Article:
Breast malignant, males, children
Other malignancies
Lymphoma

Editorial Board Member: Emily S. Reisenbichler, M.D.
Editor-in-Chief: Debra Zynger, M.D.

Topic Completed: 1 October 2018

Revised: 14 December 2018

Copyright: (c) 2002-2018, PathologyOutlines.com, Inc.

PubMed Search: Breast lymphoma[TI] pathology
Page views in 2018: 2,245
Page views in 2019 to date: 1,196
Cite this page: Tozbikian G. Lymphoma. PathologyOutlines.com website. http://www.pathologyoutlines.com/topic/breastmalignantlymphoma.html. Accessed April 19th, 2019.
Definition / general
  • Lymphomas of the breast may be primary or secondary
  • Primary breast lymphoma is generally defined as lymphoma limited to the breast, with or without axillary lymph node involvement, in a patient without evidence of distant disease at presentation and without prior history of lymphoma (Histopathology 1985;9:297, Cancer 1972;29:1705)
  • Some accept lymphoma as primary if the initial presentation and the dominant mass or symptoms occur in the breast, even if other involved sites are identified (Am J Surg Pathol 2008;32:1299, Ann Surg 1987;205:144, Cancer 1990;66:2602)
  • Most common types include diffuse large B cell lymphoma, extranodal marginal B cell lymphoma arising from mucosal associated lymphoid tissue (MALT lymphoma), follicular lymphoma and Burkitt lymphoma
  • Implant associated anaplastic large cell lymphoma is discussed in a separate section
Essential features
  • Lymphoma seen in close proximity to breast parenchyma, not limited to lymph nodes
  • Primary breast lymphoma is uncommon and must be distinguished from secondary breast involvement from another primary site in the setting of widespread disease / relapse (more common)
  • Must distinguish from mammary carcinoma, as therapeutic / surgical management is different; use of immunohistochemical panel (cytokeratins and lymphoid lineage markers) will confirm the diagnosis
Terminology
  • Diffuse large B cell lymphoma (DLBCL) / DLBCL not otherwise specified (NOS)
  • Extranodal marginal B cell lymphoma arising from mucosal associated lymphoid tissue (MALT lymphoma) / marginal zone lymphoma MALT type / MALT lymphoma
  • Follicular lymphoma / follicular center cell lymphoma
  • Burkitt lymphoma
ICD coding
  • C83.3: Diffuse large B cell lymphoma
  • C82: Follicular lymphoma
  • C88.4: MALT lymphoma
  • C83.7: Burkitt lymphoma

ICD-O coding:
  • 9680 / 3: Diffuse large B cell lymphoma (DLBCL)
  • 9699 / 3: Extranodal marginal B cell lymphoma arising from mucosal associated lymphoid tissue (MALT lymphoma)
  • 9690 / 3: Follicular lymphoma
  • 9687 / 3: Burkitt lymphoma
Epidemiology
Etiology
  • Diffuse large B cell lymphoma (DLBCL):
    • Activated B cell type (IRF4+, FLIP+, BCL2+), germinal center type (BCL6+, CD10+, CD38+) or neither
    • Commonly arises de novo or can occur through progression / transformation of a less aggressive non-Hodgkin lymphoma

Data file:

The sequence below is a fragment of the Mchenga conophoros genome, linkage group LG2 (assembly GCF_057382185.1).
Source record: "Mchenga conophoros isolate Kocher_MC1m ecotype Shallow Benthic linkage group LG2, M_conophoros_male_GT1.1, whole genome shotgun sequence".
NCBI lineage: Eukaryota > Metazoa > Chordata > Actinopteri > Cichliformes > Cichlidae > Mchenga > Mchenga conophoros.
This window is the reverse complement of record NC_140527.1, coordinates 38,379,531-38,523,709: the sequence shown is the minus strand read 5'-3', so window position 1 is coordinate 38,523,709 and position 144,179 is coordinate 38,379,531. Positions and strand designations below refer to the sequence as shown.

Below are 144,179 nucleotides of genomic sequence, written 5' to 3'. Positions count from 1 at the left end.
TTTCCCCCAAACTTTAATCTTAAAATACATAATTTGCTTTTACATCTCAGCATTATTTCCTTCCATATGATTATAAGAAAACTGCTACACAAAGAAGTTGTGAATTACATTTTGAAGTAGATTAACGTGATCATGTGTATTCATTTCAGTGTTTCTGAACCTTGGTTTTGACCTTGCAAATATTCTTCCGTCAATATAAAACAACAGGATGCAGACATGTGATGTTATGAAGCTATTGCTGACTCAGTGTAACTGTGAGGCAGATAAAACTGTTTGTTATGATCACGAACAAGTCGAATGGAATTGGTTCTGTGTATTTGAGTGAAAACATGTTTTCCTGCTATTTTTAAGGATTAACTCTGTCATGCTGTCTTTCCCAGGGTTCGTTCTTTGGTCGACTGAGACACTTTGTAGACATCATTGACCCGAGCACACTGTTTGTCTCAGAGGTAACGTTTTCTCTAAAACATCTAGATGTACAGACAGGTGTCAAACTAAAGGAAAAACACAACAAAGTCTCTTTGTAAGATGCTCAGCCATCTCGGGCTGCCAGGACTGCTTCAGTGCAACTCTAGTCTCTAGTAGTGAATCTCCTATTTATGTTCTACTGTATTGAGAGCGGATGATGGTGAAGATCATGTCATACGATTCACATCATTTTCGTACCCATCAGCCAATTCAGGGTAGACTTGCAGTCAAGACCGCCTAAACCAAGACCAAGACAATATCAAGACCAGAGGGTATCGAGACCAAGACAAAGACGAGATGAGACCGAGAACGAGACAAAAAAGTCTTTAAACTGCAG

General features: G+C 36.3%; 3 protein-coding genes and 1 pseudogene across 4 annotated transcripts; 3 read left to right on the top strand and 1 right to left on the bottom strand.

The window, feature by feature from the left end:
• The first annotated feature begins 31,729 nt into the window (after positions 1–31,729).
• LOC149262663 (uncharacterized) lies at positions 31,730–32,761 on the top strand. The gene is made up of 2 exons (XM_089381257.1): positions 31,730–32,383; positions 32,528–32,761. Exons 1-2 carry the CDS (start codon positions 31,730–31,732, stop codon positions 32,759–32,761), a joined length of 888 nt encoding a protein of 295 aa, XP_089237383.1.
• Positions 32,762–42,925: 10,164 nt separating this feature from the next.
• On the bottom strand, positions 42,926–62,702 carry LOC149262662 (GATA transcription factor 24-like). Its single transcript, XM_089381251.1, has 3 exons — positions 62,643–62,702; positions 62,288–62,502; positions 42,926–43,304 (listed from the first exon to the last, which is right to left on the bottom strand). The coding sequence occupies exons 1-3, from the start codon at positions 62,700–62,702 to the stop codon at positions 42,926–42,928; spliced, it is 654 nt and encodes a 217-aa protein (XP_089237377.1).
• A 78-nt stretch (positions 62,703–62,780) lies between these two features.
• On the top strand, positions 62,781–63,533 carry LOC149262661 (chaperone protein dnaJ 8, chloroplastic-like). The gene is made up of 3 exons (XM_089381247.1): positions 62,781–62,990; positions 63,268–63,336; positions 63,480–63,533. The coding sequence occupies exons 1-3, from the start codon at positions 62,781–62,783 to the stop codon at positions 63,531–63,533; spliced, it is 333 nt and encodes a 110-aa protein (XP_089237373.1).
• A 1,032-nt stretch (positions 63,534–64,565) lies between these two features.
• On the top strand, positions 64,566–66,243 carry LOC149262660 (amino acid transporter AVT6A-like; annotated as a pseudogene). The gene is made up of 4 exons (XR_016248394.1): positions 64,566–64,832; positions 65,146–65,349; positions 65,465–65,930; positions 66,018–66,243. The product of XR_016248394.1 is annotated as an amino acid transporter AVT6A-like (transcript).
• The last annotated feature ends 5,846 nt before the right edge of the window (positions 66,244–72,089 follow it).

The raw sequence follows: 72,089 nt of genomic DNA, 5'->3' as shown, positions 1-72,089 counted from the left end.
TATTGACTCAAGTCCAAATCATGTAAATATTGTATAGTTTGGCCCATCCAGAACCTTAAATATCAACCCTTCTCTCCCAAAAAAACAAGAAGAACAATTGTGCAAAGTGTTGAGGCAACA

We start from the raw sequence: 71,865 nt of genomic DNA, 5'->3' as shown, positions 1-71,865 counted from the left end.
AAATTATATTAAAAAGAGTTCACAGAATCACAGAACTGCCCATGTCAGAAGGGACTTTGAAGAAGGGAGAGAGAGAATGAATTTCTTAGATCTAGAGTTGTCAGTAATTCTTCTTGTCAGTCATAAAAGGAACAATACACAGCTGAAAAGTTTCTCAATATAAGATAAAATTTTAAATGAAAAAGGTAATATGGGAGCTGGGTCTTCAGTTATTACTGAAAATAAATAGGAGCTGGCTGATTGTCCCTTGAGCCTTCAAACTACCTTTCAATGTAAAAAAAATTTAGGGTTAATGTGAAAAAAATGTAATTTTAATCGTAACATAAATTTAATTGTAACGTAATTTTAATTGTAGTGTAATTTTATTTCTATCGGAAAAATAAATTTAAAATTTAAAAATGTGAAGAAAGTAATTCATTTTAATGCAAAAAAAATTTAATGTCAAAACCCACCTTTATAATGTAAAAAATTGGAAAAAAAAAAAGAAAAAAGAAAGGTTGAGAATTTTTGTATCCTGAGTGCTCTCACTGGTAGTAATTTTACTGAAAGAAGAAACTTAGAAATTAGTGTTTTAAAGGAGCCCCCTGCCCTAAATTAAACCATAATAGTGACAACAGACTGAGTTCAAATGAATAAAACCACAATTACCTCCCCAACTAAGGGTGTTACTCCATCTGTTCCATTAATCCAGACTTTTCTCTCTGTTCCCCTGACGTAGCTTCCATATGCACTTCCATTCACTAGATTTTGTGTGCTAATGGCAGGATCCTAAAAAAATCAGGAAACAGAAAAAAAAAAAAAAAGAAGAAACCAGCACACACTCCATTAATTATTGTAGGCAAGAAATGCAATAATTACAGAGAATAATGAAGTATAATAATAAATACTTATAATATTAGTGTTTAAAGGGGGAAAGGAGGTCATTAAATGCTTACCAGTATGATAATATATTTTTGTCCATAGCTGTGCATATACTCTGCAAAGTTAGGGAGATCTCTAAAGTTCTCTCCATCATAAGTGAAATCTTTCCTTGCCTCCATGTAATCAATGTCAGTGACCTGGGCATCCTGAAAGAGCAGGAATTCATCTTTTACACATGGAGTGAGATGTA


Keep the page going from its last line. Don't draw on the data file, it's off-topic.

• Extranodal marginal B cell lymphoma arising from mucosal associated lymphoid tissue (MALT lymphoma):
    • Less association with underlying autoimmune disease compared to MALT lymphomas of other sites
  • Follicular lymphoma:
    • Originates from germinal / follicular center B cells
  • Burkitt lymphoma:
    • 3 variants: endemic (> 95% Epstein-Barr virus [EBV]+), immunodeficiency associated (often HIV+) and sporadic (less frequently EBV+)
    • c-Myc translocation
Clinical features

  • Diffuse large B cell lymphoma (DLBCL):
    • Most common primary breast lymphoma (50 - 65%) (Cancer 2007;110:25, Am J Hematol 2009;84:133)
    • Wide age range, median in sixth decade
    • Median size 4 - 5 cm, may present as rapidly enlarging mass, few present with diffuse breast enlargement
    • Aggressive clinical behavior, most common sites of relapse include ipsilateral or contralateral breast and central nervous system
    • Must be distinguished from poorly differentiated carcinomas
  • Extranodal marginal B cell lymphoma arising from mucosal associated lymphoid tissue (MALT lymphoma):
    • Sixth to seventh decade
    • Typically unilateral
    • Indolent, > 90% 5 year survival (Ann Oncol 2009;20:1993)
    • Large cell transformation reported
  • Follicular lymphoma:
    • Middle aged and older women
    • Usually unilateral
    • Similar prognosis compared to nodal follicular lymphoma, some have reported worse prognosis (Ann Oncol 2009;20:1993)
  • Burkitt lymphoma:
    • Uncommon, younger to middle aged females, some pregnant or postpartum at presentation
    • Endemic variant is the most common presentation in the breast
    • May present with massive bilateral breast enlargement
    • Aggressive B cell lymphoma has more favorable prognosis with aggressive therapy
Radiology description
  • On mammography, primary breast lymphomas have been reported to present as unilateral diffuse involvement (25%), bilateral diffuse involvement (8%), solitary masses (58%) or as multiple masses (8%) (Breast J 2002;8:294)
  • Masses may have either irregular, partially defined or well defined borders (Clin Imaging 2007;31:234)
  • Useful MRI features may include strong enhancement with penetrating vessels on early images of dynamic MR imaging, strong high signal intensity on diffusion weighted imaging, a cerebroid appearance and septal enhancement on delayed contrast enhanced images (Jpn J Radiol 2013;31:668)
  • Often mimic primary breast cancer
Radiology images

Images hosted on PathOut server:

Contributed by Mark R. Wick, M.D.

Mammogram, large cell lymphoma

Mammogram, lymphoblastic lymphoma


Contributed by Julia Braza, M.D.

Mammogram, CLL / SLL



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Mammogram and ultrasound, DLBCL, 47 yo

Mammogram and ultrasound, DLBCL, 56 yo

T1w MRI, DLBCL, fat suppressed

MRI, MALT lymphoma, 56 yo

Prognostic factors
  • Prognosis is dependent on stage and type of lymphoma
Case reports
Treatment
  • Depends on diagnosis; is the same as lymphoma at any other site
Clinical images

Images hosted on PathOut server:

Contributed by Mark R. Wick, M.D.

Large cell lymphoma



Images hosted on other servers:

Burkitt lymphoma

DLBCL

Large cell lymphoma

Gross description
  • Grossly circumscribed mass, tan-white, fleshy cut surface
  • Focal hemorrhage or necrosis may be present
Gross images

Images hosted on PathOut server:

Contributed by
Mark R. Wick, M.D.

Large cell lymphoma



AFIP

Follicular lymphoma



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DLBCL

Microscopic (histologic) description
  • Despite gross circumscription, microscopically these are diffusely infiltrative with invasion into surrounding breast parenchyma